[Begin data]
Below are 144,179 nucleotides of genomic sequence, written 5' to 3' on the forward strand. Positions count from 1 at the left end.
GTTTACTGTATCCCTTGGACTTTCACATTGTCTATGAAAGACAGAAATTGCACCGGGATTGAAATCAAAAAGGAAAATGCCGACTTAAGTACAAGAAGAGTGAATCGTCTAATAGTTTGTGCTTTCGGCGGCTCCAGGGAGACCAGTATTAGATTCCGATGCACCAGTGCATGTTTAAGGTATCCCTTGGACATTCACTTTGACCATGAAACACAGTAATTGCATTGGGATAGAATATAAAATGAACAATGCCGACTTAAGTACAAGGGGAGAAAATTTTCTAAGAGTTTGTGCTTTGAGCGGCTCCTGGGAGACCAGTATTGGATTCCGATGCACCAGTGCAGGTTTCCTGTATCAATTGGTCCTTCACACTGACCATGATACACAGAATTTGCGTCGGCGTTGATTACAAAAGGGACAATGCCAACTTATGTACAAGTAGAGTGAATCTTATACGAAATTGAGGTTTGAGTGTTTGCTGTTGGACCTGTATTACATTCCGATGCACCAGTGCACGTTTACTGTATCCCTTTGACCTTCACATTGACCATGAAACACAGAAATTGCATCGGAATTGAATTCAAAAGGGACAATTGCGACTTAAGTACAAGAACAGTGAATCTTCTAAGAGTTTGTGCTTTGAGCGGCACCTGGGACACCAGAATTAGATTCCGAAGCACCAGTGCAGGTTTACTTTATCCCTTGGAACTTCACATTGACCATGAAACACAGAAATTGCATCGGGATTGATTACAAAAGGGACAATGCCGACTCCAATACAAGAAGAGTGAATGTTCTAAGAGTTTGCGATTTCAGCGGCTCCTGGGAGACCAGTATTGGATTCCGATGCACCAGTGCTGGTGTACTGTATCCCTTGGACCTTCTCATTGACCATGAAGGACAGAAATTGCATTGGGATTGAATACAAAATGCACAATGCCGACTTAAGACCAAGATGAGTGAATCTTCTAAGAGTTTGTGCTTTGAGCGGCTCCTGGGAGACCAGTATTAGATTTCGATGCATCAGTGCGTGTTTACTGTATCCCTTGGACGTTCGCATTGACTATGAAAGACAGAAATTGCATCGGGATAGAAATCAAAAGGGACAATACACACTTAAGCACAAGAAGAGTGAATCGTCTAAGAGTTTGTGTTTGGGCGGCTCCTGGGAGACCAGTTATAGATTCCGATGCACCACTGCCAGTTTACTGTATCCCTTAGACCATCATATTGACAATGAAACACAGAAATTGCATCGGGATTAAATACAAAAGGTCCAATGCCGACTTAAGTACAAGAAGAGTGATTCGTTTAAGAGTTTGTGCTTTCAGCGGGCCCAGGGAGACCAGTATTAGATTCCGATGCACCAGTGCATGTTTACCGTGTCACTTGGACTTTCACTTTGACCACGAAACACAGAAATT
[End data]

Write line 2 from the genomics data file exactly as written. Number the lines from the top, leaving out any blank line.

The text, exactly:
GTTTACTGTATCCCTTGGACTTTCACATTGTCTATGAAAGACAGAAATTGCACCGGGATTGAAATCAAAAAGGAAAATGCCGACTTAAGTACAAGAAGAGTGAATCGTCTAATAGTTTGTGCTTTCGGCGGCTCCAGGGAGACCAGTATTAGATTCCGATGCACCAGTGCATGTTTAAGGTATCCCTTGGACATTCACTTTGACCATGAAACACAGTAATTGCATTGGGATAGAATATAAAATGAACAATGCCGACTTAAGTACAAGGGGAGAAAATTTTCTAAGAGTTTGTGCTTTGAGCGGCTCCTGGGAGACCAGTATTGGATTCCGATGCACCAGTGCAGGTTTCCTGTATCAATTGGTCCTTCACACTGACCATGATACACAGAATTTGCGTCGGCGTTGATTACAAAAGGGACAATGCCAACTTATGTACAAGTAGAGTGAATCTTATACGAAATTGAGGTTTGAGTGTTTGCTGTTGGACCTGTATTACATTCCGATGCACCAGTGCACGTTTACTGTATCCCTTTGACCTTCACATTGACCATGAAACACAGAAATTGCATCGGAATTGAATTCAAAAGGGACAATTGCGACTTAAGTACAAGAACAGTGAATCTTCTAAGAGTTTGTGCTTTGAGCGGCACCTGGGACACCAGAATTAGATTCCGAAGCACCAGTGCAGGTTTACTTTATCCCTTGGAACTTCACATTGACCATGAAACACAGAAATTGCATCGGGATTGATTACAAAAGGGACAATGCCGACTCCAATACAAGAAGAGTGAATGTTCTAAGAGTTTGCGATTTCAGCGGCTCCTGGGAGACCAGTATTGGATTCCGATGCACCAGTGCTGGTGTACTGTATCCCTTGGACCTTCTCATTGACCATGAAGGACAGAAATTGCATTGGGATTGAATACAAAATGCACAATGCCGACTTAAGACCAAGATGAGTGAATCTTCTAAGAGTTTGTGCTTTGAGCGGCTCCTGGGAGACCAGTATTAGATTTCGATGCATCAGTGCGTGTTTACTGTATCCCTTGGACGTTCGCATTGACTATGAAAGACAGAAATTGCATCGGGATAGAAATCAAAAGGGACAATACACACTTAAGCACAAGAAGAGTGAATCGTCTAAGAGTTTGTGTTTGGGCGGCTCCTGGGAGACCAGTTATAGATTCCGATGCACCACTGCCAGTTTACTGTATCCCTTAGACCATCATATTGACAATGAAACACAGAAATTGCATCGGGATTAAATACAAAAGGTCCAATGCCGACTTAAGTACAAGAAGAGTGATTCGTTTAAGAGTTTGTGCTTTCAGCGGGCCCAGGGAGACCAGTATTAGATTCCGATGCACCAGTGCATGTTTACCGTGTCACTTGGACTTTCACTTTGACCACGAAACACAGAAATT